February 12, 2010

It’s the economy: District asks Governator to suspend climate change law

By Charlie Morasch
Land Line Magazine

One California air quality management district is asking California Gov. Arnold Schwarzenegger to suspend a state global warming law, thereby killing several corresponding diesel regulations until the state’s decimated economy rebounds.

The Mojave Desert Air Quality Management District recently sent a four-page letter to Schwarzenegger asking the governor to suspend Assembly Bill 32 – the 2006 law that gave the California Air Resources Board the power to create and enforce emissions rules aimed at curbing global warming.

Several trucking regulations – including CARB’s Port Drayage Rule, its On-Road Truck and Bus Rule, and the SmartWay (retrofit) rule – were created under the authority of A.B. 32.

“Within the (air district’s) jurisdiction – we are rapidly approaching “regulatory gridlock” which not only threatens to cripple the local and regional economy, but also hinders our agency’s ability to adequately protect the local air quality and health of our residents,” the letter states.

“While we believe the goals of many of the legislative and regulatory enactments behind A.B. 32 are laudable and necessary, we are finding that, in an area of unique economic and regulatory challenges like ours, there are serious conflicts among existing and potential proposed regulatory programs.”

In the letter, the air district board noted that nearly 50 percent of the district’s residents commute at least 40 miles each way to work, and that 200,000 cars travel to and from the high desert area every workday.

“The MDAQMD Governing Board thus urges you to support any and all efforts to suspend further implementation of A.B. 32 until some, if not all, of these conflicts have been looked at and potentially resolved,” the letter states. “The Governing Board understands that its request may involve a repeal or substantial reworking of the climate change effort in California, but we must do what is necessary.”

The letter stated that regulatory air quality requirements have made new renewable energy projects “nearly impossible to site within” the air district’s jurisdiction.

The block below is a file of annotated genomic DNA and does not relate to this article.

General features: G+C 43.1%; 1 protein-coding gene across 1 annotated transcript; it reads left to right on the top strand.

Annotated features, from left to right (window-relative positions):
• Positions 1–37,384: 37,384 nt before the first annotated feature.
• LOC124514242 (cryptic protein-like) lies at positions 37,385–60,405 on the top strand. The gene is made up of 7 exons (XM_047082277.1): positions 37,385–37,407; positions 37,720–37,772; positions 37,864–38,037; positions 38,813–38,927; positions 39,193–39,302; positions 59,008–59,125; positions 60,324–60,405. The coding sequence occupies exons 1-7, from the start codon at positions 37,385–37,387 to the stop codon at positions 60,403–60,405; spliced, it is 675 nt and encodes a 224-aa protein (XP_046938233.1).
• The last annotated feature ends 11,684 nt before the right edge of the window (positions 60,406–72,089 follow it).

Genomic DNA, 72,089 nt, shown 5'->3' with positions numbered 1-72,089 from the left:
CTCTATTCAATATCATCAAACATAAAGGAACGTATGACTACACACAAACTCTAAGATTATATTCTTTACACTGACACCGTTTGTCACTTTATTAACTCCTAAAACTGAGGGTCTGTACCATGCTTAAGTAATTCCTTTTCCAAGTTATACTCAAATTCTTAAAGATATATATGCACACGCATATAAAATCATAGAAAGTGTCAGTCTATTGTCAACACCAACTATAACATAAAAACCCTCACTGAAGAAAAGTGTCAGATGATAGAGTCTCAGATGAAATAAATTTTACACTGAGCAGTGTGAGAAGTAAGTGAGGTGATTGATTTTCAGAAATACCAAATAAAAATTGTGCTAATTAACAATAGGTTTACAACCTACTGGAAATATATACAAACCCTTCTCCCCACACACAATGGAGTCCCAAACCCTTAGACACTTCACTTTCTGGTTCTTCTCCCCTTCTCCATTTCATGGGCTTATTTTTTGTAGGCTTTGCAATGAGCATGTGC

In addition to A.B. 32, the district has to continue to meet obligations under Clean Air Act, National Ambient Air Quality Standards for Ozone and faces the potential of federal law enforcement of cap-and-trade proposals already approved in the U.S. House and being considered in the Senate.

“With a 16.6 percent average unemployment range looming large over our jurisdiction, we believe any additional mandates which impose even higher fees and more stringent requirements on local industry put us at a competitive disadvantage with neighboring states which are not regulating greenhouse gases as stringently, if they are regulating it at all,” the letter states.

California is divided into 35 local air districts that enforce CARB emissions regulations. Each district has a governing board as well as employees. The districts are funded mostly by citation fees, said Eldon Heaston, executive director.

Mike Rothschild, a governing board member for the Mojave Desert air district and Mayor Pro-Tem for Victorville, CA, said A.B. 32’s many provisions are hurting California.

“This is killing the economy!” Rothschild said. “Right now, with the economy as bad as it is, people don’t understand that if you want to go into business, you’re buried in this pile of regulations.”

Rothschild, who has served on the local air board for 17 years, said he’s been contacted by many people who support the board’s request to suspend the global warming law.

“We’re not the only ones,” said Rothschild. “If the governor gets his head in the game and realizes this is a real job killer, and an expense to doing business here, maybe we’ll get it back.”

The Mojave Desert Air Quality Management District has been contacted by other air districts considering sending their own such request to the state.

Rothschild said he hopes other air districts will follow suit.

“We have the toughest state emissions standards in the whole United States,” Rothschild said. “Why? No better reason than people thinking they’re saving the planet. In the process, they’re shutting down California.”